It is quiet in the early fields. A bell begins to toll for Mass, and from all over the village dogs set up their barking. A priest in his long skirts stands on the steps of the church. People are coming, clutching their missals. The priest goes inside. He is old.
Latecomers shuffle in the porch. Men in their shirtsleeves stand leaning on the glass at the back of the church. Their shadows hunch about. The voices of the faithful rumble after the priest. A baby’s hand taps on the glass.
Outside the streets are empty. A rook on a post clucks to itself and squawks down, loud-beaked, to its fellows.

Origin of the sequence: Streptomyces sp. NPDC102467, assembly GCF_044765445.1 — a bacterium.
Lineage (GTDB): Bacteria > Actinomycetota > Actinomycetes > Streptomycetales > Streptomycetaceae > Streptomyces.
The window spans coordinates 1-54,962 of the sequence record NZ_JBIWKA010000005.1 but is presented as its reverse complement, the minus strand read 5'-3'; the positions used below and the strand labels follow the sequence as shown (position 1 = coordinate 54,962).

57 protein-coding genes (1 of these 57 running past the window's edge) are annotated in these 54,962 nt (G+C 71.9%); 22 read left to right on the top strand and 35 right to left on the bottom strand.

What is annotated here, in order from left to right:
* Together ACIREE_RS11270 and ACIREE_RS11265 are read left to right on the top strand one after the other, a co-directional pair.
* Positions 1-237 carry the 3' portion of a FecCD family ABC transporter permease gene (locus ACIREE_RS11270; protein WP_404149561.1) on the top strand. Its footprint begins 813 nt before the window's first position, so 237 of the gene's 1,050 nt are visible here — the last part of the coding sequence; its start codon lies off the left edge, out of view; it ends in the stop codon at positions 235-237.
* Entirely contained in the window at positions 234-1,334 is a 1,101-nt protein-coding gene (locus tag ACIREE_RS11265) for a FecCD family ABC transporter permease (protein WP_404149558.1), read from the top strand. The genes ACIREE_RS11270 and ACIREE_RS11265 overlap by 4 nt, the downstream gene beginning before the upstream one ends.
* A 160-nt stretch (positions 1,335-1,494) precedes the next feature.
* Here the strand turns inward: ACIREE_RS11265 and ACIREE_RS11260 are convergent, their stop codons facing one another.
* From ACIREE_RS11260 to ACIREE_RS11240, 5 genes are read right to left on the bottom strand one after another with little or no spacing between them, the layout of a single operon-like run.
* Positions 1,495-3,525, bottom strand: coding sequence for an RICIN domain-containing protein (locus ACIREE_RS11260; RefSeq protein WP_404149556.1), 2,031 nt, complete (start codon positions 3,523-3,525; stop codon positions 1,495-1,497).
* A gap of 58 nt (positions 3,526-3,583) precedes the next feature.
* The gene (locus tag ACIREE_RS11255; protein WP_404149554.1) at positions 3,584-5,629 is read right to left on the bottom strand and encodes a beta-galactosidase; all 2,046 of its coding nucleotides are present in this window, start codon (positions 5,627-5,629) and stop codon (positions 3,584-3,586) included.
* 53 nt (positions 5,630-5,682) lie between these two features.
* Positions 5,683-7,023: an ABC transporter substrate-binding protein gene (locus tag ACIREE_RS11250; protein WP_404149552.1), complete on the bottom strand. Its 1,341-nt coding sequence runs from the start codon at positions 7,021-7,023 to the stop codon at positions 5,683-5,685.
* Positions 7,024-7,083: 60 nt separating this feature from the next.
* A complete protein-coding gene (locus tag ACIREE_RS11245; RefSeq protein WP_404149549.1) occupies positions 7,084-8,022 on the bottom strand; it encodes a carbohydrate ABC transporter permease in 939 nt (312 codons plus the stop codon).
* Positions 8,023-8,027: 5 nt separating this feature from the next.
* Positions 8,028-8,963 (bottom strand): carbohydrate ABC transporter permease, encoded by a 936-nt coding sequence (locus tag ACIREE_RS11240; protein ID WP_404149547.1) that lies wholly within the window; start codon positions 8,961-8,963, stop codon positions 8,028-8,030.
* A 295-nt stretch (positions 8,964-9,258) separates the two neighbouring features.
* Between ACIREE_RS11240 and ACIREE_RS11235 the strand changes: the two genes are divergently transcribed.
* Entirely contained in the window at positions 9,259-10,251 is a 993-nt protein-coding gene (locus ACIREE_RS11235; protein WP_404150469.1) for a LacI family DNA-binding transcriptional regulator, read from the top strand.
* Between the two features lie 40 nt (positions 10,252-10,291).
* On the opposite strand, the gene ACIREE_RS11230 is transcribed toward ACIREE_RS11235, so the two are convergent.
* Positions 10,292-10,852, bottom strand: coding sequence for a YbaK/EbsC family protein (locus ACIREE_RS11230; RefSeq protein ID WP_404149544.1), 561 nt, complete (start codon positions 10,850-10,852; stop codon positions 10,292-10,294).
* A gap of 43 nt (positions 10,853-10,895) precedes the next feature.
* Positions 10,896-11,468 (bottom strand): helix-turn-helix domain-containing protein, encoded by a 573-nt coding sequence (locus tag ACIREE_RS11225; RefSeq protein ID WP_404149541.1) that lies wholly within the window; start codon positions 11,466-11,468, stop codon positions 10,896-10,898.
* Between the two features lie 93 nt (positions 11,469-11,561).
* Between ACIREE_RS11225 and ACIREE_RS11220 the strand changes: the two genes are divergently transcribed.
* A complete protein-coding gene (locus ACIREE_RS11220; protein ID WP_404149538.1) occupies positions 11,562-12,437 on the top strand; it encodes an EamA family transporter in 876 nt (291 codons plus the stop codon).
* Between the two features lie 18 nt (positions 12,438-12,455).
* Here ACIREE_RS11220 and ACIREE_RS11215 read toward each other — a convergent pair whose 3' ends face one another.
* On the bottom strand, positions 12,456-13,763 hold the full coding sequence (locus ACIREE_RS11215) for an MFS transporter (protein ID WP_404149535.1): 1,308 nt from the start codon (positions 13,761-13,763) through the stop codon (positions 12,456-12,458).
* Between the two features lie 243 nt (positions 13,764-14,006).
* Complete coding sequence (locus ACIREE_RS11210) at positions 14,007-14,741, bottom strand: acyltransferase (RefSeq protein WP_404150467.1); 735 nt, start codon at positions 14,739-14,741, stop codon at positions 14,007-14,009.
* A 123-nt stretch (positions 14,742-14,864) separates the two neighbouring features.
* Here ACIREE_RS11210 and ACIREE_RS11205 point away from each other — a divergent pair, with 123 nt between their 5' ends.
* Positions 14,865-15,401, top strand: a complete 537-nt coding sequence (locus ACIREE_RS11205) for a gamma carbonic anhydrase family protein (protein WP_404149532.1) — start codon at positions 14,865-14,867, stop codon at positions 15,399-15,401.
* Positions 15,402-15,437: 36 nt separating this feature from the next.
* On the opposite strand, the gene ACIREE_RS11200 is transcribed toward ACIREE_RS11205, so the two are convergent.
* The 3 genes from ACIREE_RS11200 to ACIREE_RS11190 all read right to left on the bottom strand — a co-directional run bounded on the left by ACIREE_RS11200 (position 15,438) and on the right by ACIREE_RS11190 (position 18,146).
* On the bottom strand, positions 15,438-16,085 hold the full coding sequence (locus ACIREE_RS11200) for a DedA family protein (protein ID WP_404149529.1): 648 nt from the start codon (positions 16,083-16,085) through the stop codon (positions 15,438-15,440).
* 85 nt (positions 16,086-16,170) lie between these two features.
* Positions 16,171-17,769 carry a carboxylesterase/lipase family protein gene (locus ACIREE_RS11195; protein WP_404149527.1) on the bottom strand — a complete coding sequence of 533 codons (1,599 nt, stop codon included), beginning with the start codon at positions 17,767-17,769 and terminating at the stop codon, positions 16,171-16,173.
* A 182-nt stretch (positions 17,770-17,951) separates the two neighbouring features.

While it is not autobiographical, it is strongly influenced by personal memories of when and how I was educated. It began as a short story for Radio, and I later developed it as a play for Radio 4. Later still, I worked on turning it into a novel, and it remains my personal favourite of all my writing. It is essentially a novel about the influences of religion, family and music on a child’s life, and how as a young woman she strives to break free of all these bonds and address the problem which has haunted her since childhood.